Optimal inventory and pricing decisions for supply chain management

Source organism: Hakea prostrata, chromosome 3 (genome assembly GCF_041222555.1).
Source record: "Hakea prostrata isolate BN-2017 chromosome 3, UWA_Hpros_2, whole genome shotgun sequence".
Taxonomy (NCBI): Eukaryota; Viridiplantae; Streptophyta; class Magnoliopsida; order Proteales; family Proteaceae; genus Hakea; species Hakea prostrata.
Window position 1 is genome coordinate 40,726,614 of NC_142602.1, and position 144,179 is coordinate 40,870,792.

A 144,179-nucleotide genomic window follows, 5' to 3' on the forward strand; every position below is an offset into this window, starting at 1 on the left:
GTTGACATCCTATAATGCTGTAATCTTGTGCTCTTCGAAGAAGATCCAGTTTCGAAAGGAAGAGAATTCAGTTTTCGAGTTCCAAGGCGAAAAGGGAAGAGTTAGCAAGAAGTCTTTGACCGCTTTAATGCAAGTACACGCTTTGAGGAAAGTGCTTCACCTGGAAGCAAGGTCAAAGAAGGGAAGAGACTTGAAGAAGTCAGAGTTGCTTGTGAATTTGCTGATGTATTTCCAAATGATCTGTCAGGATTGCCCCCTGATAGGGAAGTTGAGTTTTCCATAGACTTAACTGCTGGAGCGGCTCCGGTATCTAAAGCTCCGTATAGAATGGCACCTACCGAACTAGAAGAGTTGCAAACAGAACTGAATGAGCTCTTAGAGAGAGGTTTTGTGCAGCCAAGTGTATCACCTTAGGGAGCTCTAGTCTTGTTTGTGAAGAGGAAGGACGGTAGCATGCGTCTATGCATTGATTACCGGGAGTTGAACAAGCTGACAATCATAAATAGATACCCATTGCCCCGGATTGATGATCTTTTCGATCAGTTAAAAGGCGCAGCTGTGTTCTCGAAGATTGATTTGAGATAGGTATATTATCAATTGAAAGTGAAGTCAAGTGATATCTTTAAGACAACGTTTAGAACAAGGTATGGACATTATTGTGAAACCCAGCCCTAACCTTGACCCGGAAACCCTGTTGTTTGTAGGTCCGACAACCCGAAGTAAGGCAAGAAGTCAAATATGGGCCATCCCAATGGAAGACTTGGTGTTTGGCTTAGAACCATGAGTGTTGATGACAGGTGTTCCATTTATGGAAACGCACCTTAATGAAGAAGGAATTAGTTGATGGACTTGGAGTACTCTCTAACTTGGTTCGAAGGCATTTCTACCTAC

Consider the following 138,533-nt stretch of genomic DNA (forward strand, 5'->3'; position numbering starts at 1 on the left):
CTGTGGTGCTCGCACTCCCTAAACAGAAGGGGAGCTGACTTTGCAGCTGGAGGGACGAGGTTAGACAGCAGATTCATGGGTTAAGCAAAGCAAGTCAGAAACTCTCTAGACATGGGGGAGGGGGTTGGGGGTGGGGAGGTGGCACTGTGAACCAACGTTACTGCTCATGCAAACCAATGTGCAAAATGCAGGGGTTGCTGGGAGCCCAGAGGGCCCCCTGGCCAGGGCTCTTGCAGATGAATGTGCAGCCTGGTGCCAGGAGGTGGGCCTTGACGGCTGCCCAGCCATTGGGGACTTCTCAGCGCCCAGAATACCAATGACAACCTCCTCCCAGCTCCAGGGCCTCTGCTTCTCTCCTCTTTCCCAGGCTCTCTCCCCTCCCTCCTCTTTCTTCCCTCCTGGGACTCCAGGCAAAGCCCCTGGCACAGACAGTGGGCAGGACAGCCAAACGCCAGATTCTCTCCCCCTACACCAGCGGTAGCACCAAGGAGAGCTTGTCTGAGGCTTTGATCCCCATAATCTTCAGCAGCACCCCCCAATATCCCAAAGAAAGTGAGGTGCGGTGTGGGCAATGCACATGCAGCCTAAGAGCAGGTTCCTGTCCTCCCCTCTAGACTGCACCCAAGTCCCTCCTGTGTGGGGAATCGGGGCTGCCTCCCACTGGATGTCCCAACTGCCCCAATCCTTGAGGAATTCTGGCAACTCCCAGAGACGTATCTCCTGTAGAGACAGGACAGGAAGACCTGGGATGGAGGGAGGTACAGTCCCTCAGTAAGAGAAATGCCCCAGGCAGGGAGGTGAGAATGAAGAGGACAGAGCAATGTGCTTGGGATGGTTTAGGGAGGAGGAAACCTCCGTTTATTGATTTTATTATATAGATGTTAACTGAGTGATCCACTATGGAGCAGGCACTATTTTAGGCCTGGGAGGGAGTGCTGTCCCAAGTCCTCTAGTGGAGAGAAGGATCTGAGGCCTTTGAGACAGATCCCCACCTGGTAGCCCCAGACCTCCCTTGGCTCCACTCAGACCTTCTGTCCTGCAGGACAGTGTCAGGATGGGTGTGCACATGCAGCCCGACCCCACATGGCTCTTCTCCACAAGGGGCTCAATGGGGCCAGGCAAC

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The dissertation contains two major research projects. In the first project, we first study a multi-period inventory planning problem. In each period, the firm under consideration can source from two possibly unreliable suppliers for a price-dependent demand. Our analysis suggests that the optimal procurement policy is neither a simple reorder-point policy nor a complex one without any structure, as previous studies suggest. Instead, we prove the existence of a reorder point for each supplier. No order is placed to that supplier for any inventory level above the reorder point and a positive order is issued to that supplier for almost every inventory level below the reorder point. We characterize conditions under which the optimal policy reveals monotone response to changes in the inventory level. Furthermore, two special cases of our model are examined in detail to demonstrate how our analysis generalizes a number of well-known results in the literature. In the second project, we study a long-run inventory planning problem in which the retailer can replenish inventory and change price adjustment. We establish that it is optimal to change the price from low to high in each replenishment cycle, the optimal order-up-to level may decrease when the ordering cost increases, and fewer customers are served when the unit cost of procurement increases. Additionally, we provide efficient algorithms to compute the optimal stocking and pricing policies.